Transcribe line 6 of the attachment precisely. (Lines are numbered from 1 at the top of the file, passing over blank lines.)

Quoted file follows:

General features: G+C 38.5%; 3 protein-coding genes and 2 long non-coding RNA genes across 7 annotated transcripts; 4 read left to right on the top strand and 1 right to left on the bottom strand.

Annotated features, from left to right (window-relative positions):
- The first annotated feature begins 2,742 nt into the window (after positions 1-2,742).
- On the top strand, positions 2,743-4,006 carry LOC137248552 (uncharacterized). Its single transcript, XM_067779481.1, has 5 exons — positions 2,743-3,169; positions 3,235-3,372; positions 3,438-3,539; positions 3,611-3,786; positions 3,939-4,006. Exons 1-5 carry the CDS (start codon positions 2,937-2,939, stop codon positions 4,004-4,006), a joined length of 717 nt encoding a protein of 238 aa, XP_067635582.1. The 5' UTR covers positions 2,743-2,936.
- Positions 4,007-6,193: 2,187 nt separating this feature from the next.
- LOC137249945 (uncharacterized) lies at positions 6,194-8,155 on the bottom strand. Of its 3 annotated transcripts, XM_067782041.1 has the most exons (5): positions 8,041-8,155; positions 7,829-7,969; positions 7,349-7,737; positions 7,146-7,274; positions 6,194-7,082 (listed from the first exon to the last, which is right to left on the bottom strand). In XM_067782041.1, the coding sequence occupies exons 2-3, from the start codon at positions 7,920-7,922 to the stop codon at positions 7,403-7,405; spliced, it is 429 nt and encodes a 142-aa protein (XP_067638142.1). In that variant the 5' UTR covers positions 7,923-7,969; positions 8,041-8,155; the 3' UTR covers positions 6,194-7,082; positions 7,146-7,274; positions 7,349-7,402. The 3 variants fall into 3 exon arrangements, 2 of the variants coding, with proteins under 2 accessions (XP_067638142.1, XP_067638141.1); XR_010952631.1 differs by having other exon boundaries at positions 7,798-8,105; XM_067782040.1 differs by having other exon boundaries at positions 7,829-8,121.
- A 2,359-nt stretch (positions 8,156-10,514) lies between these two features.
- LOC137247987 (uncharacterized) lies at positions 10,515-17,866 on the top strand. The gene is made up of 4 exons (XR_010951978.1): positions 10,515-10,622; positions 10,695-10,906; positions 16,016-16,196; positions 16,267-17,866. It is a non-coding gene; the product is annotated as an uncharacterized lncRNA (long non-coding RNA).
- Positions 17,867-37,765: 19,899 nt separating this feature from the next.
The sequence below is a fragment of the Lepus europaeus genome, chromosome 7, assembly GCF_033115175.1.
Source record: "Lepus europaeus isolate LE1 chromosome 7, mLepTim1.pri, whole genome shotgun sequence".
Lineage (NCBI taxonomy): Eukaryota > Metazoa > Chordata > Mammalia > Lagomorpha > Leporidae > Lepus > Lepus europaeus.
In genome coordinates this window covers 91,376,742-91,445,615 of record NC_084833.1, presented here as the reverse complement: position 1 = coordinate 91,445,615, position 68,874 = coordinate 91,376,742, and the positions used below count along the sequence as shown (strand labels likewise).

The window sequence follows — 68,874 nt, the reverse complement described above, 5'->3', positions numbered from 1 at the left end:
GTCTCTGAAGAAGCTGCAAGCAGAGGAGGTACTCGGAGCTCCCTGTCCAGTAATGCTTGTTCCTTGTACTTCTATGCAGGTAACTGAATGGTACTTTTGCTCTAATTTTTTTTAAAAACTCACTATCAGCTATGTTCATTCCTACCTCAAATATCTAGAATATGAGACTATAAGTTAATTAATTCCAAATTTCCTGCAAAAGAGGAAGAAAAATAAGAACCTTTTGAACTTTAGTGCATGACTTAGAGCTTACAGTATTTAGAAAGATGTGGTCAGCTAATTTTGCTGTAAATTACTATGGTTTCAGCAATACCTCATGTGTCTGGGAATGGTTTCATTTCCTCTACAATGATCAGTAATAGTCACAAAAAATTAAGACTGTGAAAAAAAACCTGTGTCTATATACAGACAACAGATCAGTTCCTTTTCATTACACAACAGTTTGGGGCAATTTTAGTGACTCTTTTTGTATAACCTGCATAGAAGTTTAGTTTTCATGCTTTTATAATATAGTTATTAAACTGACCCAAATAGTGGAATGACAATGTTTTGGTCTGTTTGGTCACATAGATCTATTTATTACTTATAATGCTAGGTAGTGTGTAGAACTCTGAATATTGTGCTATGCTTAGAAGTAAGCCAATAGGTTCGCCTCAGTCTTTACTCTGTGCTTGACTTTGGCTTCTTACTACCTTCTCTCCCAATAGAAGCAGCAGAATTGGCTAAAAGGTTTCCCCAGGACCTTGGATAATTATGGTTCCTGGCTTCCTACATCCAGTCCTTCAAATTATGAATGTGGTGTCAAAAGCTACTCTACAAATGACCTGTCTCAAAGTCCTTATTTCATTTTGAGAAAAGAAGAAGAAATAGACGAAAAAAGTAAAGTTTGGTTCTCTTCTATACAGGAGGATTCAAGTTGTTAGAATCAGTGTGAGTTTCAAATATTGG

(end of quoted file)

- LOC137249945 (uncharacterized) lies at positions 6,194-8,155 on the bottom strand. Of its 3 annotated transcripts, XM_067782041.1 has the most exons (5): positions 8,041-8,155; positions 7,829-7,969; positions 7,349-7,737; positions 7,146-7,274; positions 6,194-7,082 (listed from the first exon to the last, which is right to left on the bottom strand). In XM_067782041.1, the coding sequence occupies exons 2-3, from the start codon at positions 7,920-7,922 to the stop codon at positions 7,403-7,405; spliced, it is 429 nt and encodes a 142-aa protein (XP_067638142.1). In that variant the 5' UTR covers positions 7,923-7,969; positions 8,041-8,155; the 3' UTR covers positions 6,194-7,082; positions 7,146-7,274; positions 7,349-7,402. The 3 variants fall into 3 exon arrangements, 2 of the variants coding, with proteins under 2 accessions (XP_067638142.1, XP_067638141.1); XR_010952631.1 differs by having other exon boundaries at positions 7,798-8,105; XM_067782040.1 differs by having other exon boundaries at positions 7,829-8,121.